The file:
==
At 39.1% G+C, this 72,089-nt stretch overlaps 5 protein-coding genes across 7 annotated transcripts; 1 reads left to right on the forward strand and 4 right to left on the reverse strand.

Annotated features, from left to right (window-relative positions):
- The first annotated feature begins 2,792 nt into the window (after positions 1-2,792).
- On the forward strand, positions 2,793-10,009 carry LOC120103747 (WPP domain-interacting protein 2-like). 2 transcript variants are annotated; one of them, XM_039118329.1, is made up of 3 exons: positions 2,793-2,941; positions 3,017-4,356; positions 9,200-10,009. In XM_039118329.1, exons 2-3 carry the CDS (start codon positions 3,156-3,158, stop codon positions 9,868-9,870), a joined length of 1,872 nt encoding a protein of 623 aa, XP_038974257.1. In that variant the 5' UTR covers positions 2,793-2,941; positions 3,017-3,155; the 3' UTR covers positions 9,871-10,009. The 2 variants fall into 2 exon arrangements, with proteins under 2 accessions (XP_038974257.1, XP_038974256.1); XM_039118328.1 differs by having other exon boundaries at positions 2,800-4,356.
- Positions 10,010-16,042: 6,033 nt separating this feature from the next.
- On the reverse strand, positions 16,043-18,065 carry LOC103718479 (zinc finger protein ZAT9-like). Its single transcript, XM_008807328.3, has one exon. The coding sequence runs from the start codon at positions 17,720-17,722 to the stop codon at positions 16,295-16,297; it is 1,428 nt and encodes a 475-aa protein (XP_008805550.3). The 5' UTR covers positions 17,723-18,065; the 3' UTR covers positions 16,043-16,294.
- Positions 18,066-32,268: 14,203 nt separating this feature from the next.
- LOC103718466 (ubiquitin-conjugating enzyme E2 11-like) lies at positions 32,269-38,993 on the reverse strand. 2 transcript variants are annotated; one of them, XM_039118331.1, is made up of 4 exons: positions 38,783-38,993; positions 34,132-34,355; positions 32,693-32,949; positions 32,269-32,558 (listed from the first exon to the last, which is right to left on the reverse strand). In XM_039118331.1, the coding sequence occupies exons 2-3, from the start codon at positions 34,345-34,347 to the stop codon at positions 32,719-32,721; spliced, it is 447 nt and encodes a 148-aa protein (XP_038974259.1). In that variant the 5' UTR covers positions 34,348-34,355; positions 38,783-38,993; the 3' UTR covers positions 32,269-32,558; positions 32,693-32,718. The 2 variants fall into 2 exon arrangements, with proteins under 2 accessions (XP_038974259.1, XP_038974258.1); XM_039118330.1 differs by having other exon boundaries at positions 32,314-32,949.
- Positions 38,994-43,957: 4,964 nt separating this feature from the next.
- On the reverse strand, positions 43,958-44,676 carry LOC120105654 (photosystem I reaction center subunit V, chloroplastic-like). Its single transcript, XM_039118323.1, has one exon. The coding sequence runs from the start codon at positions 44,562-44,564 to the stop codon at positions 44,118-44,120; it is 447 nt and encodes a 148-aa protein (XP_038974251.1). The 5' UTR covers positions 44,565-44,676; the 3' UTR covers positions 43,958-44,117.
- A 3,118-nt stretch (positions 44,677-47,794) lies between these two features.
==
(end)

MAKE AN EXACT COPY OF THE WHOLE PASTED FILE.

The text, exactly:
At 39.1% G+C, this 72,089-nt stretch overlaps 5 protein-coding genes across 7 annotated transcripts; 1 reads left to right on the forward strand and 4 right to left on the reverse strand.

Annotated features, from left to right (window-relative positions):
- The first annotated feature begins 2,792 nt into the window (after positions 1-2,792).
- On the forward strand, positions 2,793-10,009 carry LOC120103747 (WPP domain-interacting protein 2-like). 2 transcript variants are annotated; one of them, XM_039118329.1, is made up of 3 exons: positions 2,793-2,941; positions 3,017-4,356; positions 9,200-10,009. In XM_039118329.1, exons 2-3 carry the CDS (start codon positions 3,156-3,158, stop codon positions 9,868-9,870), a joined length of 1,872 nt encoding a protein of 623 aa, XP_038974257.1. In that variant the 5' UTR covers positions 2,793-2,941; positions 3,017-3,155; the 3' UTR covers positions 9,871-10,009. The 2 variants fall into 2 exon arrangements, with proteins under 2 accessions (XP_038974257.1, XP_038974256.1); XM_039118328.1 differs by having other exon boundaries at positions 2,800-4,356.
- Positions 10,010-16,042: 6,033 nt separating this feature from the next.
- On the reverse strand, positions 16,043-18,065 carry LOC103718479 (zinc finger protein ZAT9-like). Its single transcript, XM_008807328.3, has one exon. The coding sequence runs from the start codon at positions 17,720-17,722 to the stop codon at positions 16,295-16,297; it is 1,428 nt and encodes a 475-aa protein (XP_008805550.3). The 5' UTR covers positions 17,723-18,065; the 3' UTR covers positions 16,043-16,294.
- Positions 18,066-32,268: 14,203 nt separating this feature from the next.
- LOC103718466 (ubiquitin-conjugating enzyme E2 11-like) lies at positions 32,269-38,993 on the reverse strand. 2 transcript variants are annotated; one of them, XM_039118331.1, is made up of 4 exons: positions 38,783-38,993; positions 34,132-34,355; positions 32,693-32,949; positions 32,269-32,558 (listed from the first exon to the last, which is right to left on the reverse strand). In XM_039118331.1, the coding sequence occupies exons 2-3, from the start codon at positions 34,345-34,347 to the stop codon at positions 32,719-32,721; spliced, it is 447 nt and encodes a 148-aa protein (XP_038974259.1). In that variant the 5' UTR covers positions 34,348-34,355; positions 38,783-38,993; the 3' UTR covers positions 32,269-32,558; positions 32,693-32,718. The 2 variants fall into 2 exon arrangements, with proteins under 2 accessions (XP_038974259.1, XP_038974258.1); XM_039118330.1 differs by having other exon boundaries at positions 32,314-32,949.
- Positions 38,994-43,957: 4,964 nt separating this feature from the next.
- On the reverse strand, positions 43,958-44,676 carry LOC120105654 (photosystem I reaction center subunit V, chloroplastic-like). Its single transcript, XM_039118323.1, has one exon. The coding sequence runs from the start codon at positions 44,562-44,564 to the stop codon at positions 44,118-44,120; it is 447 nt and encodes a 148-aa protein (XP_038974251.1). The 5' UTR covers positions 44,565-44,676; the 3' UTR covers positions 43,958-44,117.
- A 3,118-nt stretch (positions 44,677-47,794) lies between these two features.